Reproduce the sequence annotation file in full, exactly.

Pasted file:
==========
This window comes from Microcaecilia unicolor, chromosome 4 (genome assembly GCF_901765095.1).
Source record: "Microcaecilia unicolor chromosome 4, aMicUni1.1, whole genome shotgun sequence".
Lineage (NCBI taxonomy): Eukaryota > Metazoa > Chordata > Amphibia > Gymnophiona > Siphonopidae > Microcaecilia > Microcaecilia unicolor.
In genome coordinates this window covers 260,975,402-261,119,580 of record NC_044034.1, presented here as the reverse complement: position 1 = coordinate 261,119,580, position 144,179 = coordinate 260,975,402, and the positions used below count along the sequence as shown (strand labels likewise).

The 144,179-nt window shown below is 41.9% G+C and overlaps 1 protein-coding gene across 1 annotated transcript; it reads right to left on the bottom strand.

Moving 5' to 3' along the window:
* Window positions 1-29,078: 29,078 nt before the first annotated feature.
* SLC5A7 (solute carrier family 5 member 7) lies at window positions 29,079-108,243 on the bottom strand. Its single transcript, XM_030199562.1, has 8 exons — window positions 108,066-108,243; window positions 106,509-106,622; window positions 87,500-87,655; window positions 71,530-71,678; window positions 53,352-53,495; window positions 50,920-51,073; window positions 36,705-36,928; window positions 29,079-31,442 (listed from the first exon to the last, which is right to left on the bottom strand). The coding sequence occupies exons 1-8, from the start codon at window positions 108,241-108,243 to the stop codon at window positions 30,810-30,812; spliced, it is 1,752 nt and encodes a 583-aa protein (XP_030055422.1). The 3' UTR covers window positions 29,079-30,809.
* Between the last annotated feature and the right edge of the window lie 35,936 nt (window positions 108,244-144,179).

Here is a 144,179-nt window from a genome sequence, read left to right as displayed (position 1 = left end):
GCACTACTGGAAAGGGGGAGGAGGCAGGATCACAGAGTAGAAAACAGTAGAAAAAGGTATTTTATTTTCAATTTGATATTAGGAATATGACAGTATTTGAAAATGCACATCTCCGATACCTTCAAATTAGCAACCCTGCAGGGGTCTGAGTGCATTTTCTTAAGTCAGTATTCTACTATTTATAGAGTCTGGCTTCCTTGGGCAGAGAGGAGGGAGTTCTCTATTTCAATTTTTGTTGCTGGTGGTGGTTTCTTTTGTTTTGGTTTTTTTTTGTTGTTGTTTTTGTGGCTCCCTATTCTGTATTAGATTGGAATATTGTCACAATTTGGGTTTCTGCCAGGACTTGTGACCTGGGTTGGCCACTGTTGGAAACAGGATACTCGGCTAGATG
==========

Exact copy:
This window comes from Microcaecilia unicolor, chromosome 4 (genome assembly GCF_901765095.1).
Source record: "Microcaecilia unicolor chromosome 4, aMicUni1.1, whole genome shotgun sequence".
Lineage (NCBI taxonomy): Eukaryota > Metazoa > Chordata > Amphibia > Gymnophiona > Siphonopidae > Microcaecilia > Microcaecilia unicolor.
In genome coordinates this window covers 260,975,402-261,119,580 of record NC_044034.1, presented here as the reverse complement: position 1 = coordinate 261,119,580, position 144,179 = coordinate 260,975,402, and the positions used below count along the sequence as shown (strand labels likewise).

The 144,179-nt window shown below is 41.9% G+C and overlaps 1 protein-coding gene across 1 annotated transcript; it reads right to left on the bottom strand.

Moving 5' to 3' along the window:
* Window positions 1-29,078: 29,078 nt before the first annotated feature.
* SLC5A7 (solute carrier family 5 member 7) lies at window positions 29,079-108,243 on the bottom strand. Its single transcript, XM_030199562.1, has 8 exons — window positions 108,066-108,243; window positions 106,509-106,622; window positions 87,500-87,655; window positions 71,530-71,678; window positions 53,352-53,495; window positions 50,920-51,073; window positions 36,705-36,928; window positions 29,079-31,442 (listed from the first exon to the last, which is right to left on the bottom strand). The coding sequence occupies exons 1-8, from the start codon at window positions 108,241-108,243 to the stop codon at window positions 30,810-30,812; spliced, it is 1,752 nt and encodes a 583-aa protein (XP_030055422.1). The 3' UTR covers window positions 29,079-30,809.
* Between the last annotated feature and the right edge of the window lie 35,936 nt (window positions 108,244-144,179).

Here is a 144,179-nt window from a genome sequence, read left to right as displayed (position 1 = left end):
GCACTACTGGAAAGGGGGAGGAGGCAGGATCACAGAGTAGAAAACAGTAGAAAAAGGTATTTTATTTTCAATTTGATATTAGGAATATGACAGTATTTGAAAATGCACATCTCCGATACCTTCAAATTAGCAACCCTGCAGGGGTCTGAGTGCATTTTCTTAAGTCAGTATTCTACTATTTATAGAGTCTGGCTTCCTTGGGCAGAGAGGAGGGAGTTCTCTATTTCAATTTTTGTTGCTGGTGGTGGTTTCTTTTGTTTTGGTTTTTTTTTGTTGTTGTTTTTGTGGCTCCCTATTCTGTATTAGATTGGAATATTGTCACAATTTGGGTTTCTGCCAGGACTTGTGACCTGGGTTGGCCACTGTTGGAAACAGGATACTCGGCTAGATG